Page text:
Degenerative disc disease or DDD for short constitutes a physical condition in which the intervertebral discs begin to erode and eventually break. In order to explain this condition, it is necessary to point out that the human spinal column is essentially a row of connected bones and, in between each of these bones, there is a disc filled with a gel-like tissue that perform several functions such as:
The discs consist of 80% fluid (mainly water) while the rest of 20% consists of proteins and solid fibers. Furthermore, they have two components, namely the tougher external section referred to as annulus fibrosus and the softer, squishy internal section known as nucleus pulposus. Evidently, the shock absorbing capabilities of these intervertebral discs are provided by the fluidic nucleus that, over the course of time, degenerates at faster or slower rates.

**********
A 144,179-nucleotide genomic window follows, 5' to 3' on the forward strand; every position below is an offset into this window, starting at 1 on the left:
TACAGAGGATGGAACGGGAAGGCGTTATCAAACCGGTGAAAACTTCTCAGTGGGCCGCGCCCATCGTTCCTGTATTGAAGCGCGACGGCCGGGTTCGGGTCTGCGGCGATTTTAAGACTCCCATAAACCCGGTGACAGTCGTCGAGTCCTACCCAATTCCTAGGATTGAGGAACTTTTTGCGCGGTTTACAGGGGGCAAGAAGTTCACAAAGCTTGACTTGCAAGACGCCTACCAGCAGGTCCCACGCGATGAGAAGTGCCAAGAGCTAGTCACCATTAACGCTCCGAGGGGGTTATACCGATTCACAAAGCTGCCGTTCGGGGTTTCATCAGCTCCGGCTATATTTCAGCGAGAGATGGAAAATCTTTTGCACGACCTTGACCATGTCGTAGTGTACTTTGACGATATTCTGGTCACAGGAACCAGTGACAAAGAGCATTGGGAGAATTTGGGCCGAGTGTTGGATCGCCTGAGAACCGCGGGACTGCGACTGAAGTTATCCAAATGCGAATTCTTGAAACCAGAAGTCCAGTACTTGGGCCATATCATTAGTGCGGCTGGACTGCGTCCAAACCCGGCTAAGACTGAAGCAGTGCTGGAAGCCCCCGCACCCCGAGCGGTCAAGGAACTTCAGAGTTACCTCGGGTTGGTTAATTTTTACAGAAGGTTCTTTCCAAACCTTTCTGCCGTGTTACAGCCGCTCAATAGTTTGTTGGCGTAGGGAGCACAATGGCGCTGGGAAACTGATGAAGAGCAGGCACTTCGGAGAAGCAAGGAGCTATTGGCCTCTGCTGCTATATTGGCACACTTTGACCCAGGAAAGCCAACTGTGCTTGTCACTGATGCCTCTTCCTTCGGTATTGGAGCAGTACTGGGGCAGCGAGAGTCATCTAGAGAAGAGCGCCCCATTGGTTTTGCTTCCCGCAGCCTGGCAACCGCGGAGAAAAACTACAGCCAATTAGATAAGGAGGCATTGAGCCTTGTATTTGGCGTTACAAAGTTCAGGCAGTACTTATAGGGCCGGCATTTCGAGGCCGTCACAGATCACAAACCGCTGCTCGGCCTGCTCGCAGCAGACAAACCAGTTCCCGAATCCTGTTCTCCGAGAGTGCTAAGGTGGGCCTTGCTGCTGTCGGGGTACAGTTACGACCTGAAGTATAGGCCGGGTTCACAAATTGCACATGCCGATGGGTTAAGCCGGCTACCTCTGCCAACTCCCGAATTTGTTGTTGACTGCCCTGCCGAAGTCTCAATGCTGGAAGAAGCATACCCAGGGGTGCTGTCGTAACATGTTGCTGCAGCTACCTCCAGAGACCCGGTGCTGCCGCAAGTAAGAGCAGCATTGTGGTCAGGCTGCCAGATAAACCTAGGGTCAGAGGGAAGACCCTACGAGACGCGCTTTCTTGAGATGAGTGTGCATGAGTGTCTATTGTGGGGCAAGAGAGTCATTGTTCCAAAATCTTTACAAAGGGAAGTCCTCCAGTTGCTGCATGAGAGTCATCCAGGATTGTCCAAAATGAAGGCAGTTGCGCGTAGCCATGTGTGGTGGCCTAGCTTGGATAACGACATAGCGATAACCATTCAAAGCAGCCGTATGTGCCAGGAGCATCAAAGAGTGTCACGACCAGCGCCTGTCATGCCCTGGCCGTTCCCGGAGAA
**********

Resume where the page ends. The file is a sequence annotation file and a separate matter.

However, in the internal section of the discs – the nucleus pulposus – there are absolutely no nerve endings. This entails that the potential damage to the fluidic section of the disc will not generate painful sensations, irrespective of the state of degeneration. At the same time, there are not blood vessels traversing the inner section of the discs, which means that the self-repair capabilities of the nucleus are virtually inexistent.
In regards to the external section of the disc, the annulus includes both nerve endings and blood vessels, which obviously means the exact opposite:
Although the possibility of painful sensations being associated with the deterioration of the external disc section does exist, it is not mandatory. The symptomatology of the condition varies significantly from patient to patient and, in certain cases, there are absolutely no indicators of its existence prior to a medical examination.